924 Edward son of Alfred dies, succeeded by his brother Athelstan
927 Athelstan drives Olaf viking out of York
930 settlement of Iceland largely complete
930 Ganger Rolf / Rollo dies and is succeeded by his son William Longsword
934 Constantine king of the Scots challenges Athelstan
935 rule of Gorm the Old ends
936 Henry the Fowler’s successor, Otto the Great, symbolically crowned at Aachen Charlemagne’s capital
936 Haakon the Good of Norway drives out his brother Erik Bloodaxe
937 Athelstan and his brother march north and defeat the Irish-Norse Scots and Northumbrian Norwegians at the battle of Brunanburh, commemorated in an Anglo-Saxon poem
939 Athelstan dies: Olaf returns and retakes York
940 death of Harald Finehair king of Norway
941 Olaf dies: York passes to Olaf Sihtricsson
944 the Danes reject him: Erik Bloodaxe, an exile fromt he Norwegian court, in some versions is baptised by Athelstan and given York. But his wife is unpopular…
954 Eric Bloodaxe expelled from York by king Edred ending the Scandinavian kingdom of York: 100 years after the Danelaw was defined, all of its territories are in English hands once more
955 king Eadwig crowned at Kingston
957 his brother Edgar rises against him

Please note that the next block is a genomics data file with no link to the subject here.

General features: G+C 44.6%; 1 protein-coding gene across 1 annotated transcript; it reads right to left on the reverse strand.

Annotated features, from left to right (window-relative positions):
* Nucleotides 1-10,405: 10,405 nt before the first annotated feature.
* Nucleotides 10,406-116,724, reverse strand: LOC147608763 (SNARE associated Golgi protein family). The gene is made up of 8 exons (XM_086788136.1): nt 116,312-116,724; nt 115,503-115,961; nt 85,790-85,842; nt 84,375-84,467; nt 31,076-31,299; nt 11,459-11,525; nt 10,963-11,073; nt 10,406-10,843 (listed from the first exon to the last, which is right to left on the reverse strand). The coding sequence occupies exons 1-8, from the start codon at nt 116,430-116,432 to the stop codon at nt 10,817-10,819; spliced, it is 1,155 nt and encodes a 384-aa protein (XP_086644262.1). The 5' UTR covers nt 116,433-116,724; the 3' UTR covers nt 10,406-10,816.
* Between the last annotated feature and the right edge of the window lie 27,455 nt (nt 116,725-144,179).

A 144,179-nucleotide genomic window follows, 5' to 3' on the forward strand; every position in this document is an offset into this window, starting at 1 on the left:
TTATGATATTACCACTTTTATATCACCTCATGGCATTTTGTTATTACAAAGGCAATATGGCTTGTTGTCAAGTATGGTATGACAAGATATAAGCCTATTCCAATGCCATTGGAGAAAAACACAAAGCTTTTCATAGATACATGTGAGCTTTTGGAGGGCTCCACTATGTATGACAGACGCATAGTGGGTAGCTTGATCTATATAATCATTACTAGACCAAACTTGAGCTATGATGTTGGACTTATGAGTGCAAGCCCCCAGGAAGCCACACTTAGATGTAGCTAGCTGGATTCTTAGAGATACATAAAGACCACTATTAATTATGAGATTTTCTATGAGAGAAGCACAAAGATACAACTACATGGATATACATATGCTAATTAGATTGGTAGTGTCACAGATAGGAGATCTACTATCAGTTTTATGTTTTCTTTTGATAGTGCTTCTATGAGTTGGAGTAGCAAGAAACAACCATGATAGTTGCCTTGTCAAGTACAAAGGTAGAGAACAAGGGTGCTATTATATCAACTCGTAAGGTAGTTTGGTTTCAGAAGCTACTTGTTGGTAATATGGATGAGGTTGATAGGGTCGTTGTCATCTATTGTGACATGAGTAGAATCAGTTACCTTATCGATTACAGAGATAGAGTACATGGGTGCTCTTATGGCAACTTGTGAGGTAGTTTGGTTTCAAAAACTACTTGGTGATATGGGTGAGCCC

959 Eadwig dies and king Edgar reigns
960s Harald Bluetooth erects the Jelling stones in memory of his parents, celebrating his conquest of Denmark and Norway, and his conversion of the Danes to Christianity
962 in exchange for his military support the Pope crowns Otto Holy Roman Emperor, a title which is to dog central Europe for the next thousand years
973 Harald Bluetooth attacks Otto from Denmark but is repelled
975 Edgar dies, is succeeded by his son Edward
978 Edward murdered to clear the succession for the 10 year old Ethelred; a cult grows around Edward the martyr undermining all Ethelred’s subsequent attempts to rally the English against the Danes
980s settlement of Greenland led by Erik the Red
983 Harald Bluetooth successfully expels Otto from Denmark
987 Harald Bluetooth overthrown by his son Sweyn/Sven Forkbeard, exiled, dies of an arrow wound, in some versions fired by a child